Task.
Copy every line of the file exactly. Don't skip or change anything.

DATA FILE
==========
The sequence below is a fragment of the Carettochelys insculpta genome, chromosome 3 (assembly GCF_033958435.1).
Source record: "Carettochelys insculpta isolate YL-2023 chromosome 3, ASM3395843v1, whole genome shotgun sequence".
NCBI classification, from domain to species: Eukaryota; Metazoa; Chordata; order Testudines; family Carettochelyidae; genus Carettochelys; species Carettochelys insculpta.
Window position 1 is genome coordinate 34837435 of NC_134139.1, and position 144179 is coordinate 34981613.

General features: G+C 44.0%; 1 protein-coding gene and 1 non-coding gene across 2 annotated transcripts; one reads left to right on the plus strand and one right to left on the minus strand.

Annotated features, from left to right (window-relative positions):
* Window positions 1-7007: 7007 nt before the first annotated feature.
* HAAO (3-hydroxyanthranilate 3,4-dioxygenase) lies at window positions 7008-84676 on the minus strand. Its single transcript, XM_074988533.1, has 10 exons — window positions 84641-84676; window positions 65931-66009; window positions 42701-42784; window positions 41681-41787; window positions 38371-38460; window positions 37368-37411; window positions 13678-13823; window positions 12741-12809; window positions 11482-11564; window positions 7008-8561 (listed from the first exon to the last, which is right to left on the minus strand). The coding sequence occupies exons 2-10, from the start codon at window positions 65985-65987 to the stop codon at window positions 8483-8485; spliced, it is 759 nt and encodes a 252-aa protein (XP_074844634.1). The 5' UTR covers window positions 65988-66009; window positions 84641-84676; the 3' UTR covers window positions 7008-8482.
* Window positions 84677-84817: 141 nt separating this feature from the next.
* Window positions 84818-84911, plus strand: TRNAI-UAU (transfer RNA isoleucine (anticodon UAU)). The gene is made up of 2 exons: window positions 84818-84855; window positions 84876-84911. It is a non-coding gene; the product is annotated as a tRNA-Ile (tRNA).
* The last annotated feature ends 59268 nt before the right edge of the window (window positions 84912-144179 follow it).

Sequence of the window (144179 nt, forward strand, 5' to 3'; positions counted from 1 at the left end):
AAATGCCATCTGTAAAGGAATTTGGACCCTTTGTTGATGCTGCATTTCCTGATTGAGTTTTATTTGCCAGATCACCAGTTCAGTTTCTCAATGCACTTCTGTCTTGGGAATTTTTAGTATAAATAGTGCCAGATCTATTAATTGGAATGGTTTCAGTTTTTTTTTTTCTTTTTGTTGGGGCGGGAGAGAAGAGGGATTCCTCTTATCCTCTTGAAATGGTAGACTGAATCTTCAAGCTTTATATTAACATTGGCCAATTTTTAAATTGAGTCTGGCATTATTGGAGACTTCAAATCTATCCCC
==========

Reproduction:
The sequence below is a fragment of the Carettochelys insculpta genome, chromosome 3 (assembly GCF_033958435.1).
Source record: "Carettochelys insculpta isolate YL-2023 chromosome 3, ASM3395843v1, whole genome shotgun sequence".
NCBI classification, from domain to species: Eukaryota; Metazoa; Chordata; order Testudines; family Carettochelyidae; genus Carettochelys; species Carettochelys insculpta.
Window position 1 is genome coordinate 34837435 of NC_134139.1, and position 144179 is coordinate 34981613.

General features: G+C 44.0%; 1 protein-coding gene and 1 non-coding gene across 2 annotated transcripts; one reads left to right on the plus strand and one right to left on the minus strand.

Annotated features, from left to right (window-relative positions):
* Window positions 1-7007: 7007 nt before the first annotated feature.
* HAAO (3-hydroxyanthranilate 3,4-dioxygenase) lies at window positions 7008-84676 on the minus strand. Its single transcript, XM_074988533.1, has 10 exons — window positions 84641-84676; window positions 65931-66009; window positions 42701-42784; window positions 41681-41787; window positions 38371-38460; window positions 37368-37411; window positions 13678-13823; window positions 12741-12809; window positions 11482-11564; window positions 7008-8561 (listed from the first exon to the last, which is right to left on the minus strand). The coding sequence occupies exons 2-10, from the start codon at window positions 65985-65987 to the stop codon at window positions 8483-8485; spliced, it is 759 nt and encodes a 252-aa protein (XP_074844634.1). The 5' UTR covers window positions 65988-66009; window positions 84641-84676; the 3' UTR covers window positions 7008-8482.
* Window positions 84677-84817: 141 nt separating this feature from the next.
* Window positions 84818-84911, plus strand: TRNAI-UAU (transfer RNA isoleucine (anticodon UAU)). The gene is made up of 2 exons: window positions 84818-84855; window positions 84876-84911. It is a non-coding gene; the product is annotated as a tRNA-Ile (tRNA).
* The last annotated feature ends 59268 nt before the right edge of the window (window positions 84912-144179 follow it).

Sequence of the window (144179 nt, forward strand, 5' to 3'; positions counted from 1 at the left end):
AAATGCCATCTGTAAAGGAATTTGGACCCTTTGTTGATGCTGCATTTCCTGATTGAGTTTTATTTGCCAGATCACCAGTTCAGTTTCTCAATGCACTTCTGTCTTGGGAATTTTTAGTATAAATAGTGCCAGATCTATTAATTGGAATGGTTTCAGTTTTTTTTTTTCTTTTTGTTGGGGCGGGAGAGAAGAGGGATTCCTCTTATCCTCTTGAAATGGTAGACTGAATCTTCAAGCTTTATATTAACATTGGCCAATTTTTAAATTGAGTCTGGCATTATTGGAGACTTCAAATCTATCCCC